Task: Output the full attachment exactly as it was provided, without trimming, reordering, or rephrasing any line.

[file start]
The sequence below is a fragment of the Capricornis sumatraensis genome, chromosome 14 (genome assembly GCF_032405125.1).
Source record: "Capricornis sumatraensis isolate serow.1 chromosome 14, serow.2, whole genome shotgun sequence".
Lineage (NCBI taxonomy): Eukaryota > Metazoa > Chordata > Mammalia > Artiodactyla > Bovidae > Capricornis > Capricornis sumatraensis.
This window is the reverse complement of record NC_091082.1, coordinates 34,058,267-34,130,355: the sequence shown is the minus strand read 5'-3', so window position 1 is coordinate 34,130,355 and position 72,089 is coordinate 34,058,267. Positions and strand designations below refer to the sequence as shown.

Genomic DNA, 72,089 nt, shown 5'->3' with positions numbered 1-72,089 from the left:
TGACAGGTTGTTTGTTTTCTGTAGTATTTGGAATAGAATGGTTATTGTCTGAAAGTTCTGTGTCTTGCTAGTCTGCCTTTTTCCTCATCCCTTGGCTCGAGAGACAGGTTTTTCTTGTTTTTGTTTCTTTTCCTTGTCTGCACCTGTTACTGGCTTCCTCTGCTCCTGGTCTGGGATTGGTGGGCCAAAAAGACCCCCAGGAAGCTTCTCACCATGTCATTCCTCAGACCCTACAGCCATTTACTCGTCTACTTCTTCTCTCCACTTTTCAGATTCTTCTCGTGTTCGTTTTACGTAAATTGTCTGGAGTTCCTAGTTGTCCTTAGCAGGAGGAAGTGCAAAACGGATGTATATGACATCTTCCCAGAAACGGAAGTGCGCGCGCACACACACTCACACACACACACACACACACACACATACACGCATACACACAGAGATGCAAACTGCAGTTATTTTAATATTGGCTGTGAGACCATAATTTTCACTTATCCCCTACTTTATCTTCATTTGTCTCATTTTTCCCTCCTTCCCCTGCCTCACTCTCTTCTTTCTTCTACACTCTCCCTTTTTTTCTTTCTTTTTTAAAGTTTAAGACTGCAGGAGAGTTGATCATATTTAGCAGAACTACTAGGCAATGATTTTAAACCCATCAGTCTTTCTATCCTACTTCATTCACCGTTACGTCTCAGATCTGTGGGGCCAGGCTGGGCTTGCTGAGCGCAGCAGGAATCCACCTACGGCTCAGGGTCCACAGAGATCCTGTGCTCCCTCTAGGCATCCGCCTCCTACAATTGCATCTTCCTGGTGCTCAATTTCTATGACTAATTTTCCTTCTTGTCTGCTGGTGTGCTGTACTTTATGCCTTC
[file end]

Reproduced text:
The sequence below is a fragment of the Capricornis sumatraensis genome, chromosome 14 (genome assembly GCF_032405125.1).
Source record: "Capricornis sumatraensis isolate serow.1 chromosome 14, serow.2, whole genome shotgun sequence".
Lineage (NCBI taxonomy): Eukaryota > Metazoa > Chordata > Mammalia > Artiodactyla > Bovidae > Capricornis > Capricornis sumatraensis.
This window is the reverse complement of record NC_091082.1, coordinates 34,058,267-34,130,355: the sequence shown is the minus strand read 5'-3', so window position 1 is coordinate 34,130,355 and position 72,089 is coordinate 34,058,267. Positions and strand designations below refer to the sequence as shown.

Genomic DNA, 72,089 nt, shown 5'->3' with positions numbered 1-72,089 from the left:
TGACAGGTTGTTTGTTTTCTGTAGTATTTGGAATAGAATGGTTATTGTCTGAAAGTTCTGTGTCTTGCTAGTCTGCCTTTTTCCTCATCCCTTGGCTCGAGAGACAGGTTTTTCTTGTTTTTGTTTCTTTTCCTTGTCTGCACCTGTTACTGGCTTCCTCTGCTCCTGGTCTGGGATTGGTGGGCCAAAAAGACCCCCAGGAAGCTTCTCACCATGTCATTCCTCAGACCCTACAGCCATTTACTCGTCTACTTCTTCTCTCCACTTTTCAGATTCTTCTCGTGTTCGTTTTACGTAAATTGTCTGGAGTTCCTAGTTGTCCTTAGCAGGAGGAAGTGCAAAACGGATGTATATGACATCTTCCCAGAAACGGAAGTGCGCGCGCACACACACTCACACACACACACACACACACACACATACACGCATACACACAGAGATGCAAACTGCAGTTATTTTAATATTGGCTGTGAGACCATAATTTTCACTTATCCCCTACTTTATCTTCATTTGTCTCATTTTTCCCTCCTTCCCCTGCCTCACTCTCTTCTTTCTTCTACACTCTCCCTTTTTTTCTTTCTTTTTTAAAGTTTAAGACTGCAGGAGAGTTGATCATATTTAGCAGAACTACTAGGCAATGATTTTAAACCCATCAGTCTTTCTATCCTACTTCATTCACCGTTACGTCTCAGATCTGTGGGGCCAGGCTGGGCTTGCTGAGCGCAGCAGGAATCCACCTACGGCTCAGGGTCCACAGAGATCCTGTGCTCCCTCTAGGCATCCGCCTCCTACAATTGCATCTTCCTGGTGCTCAATTTCTATGACTAATTTTCCTTCTTGTCTGCTGGTGTGCTGTACTTTATGCCTTC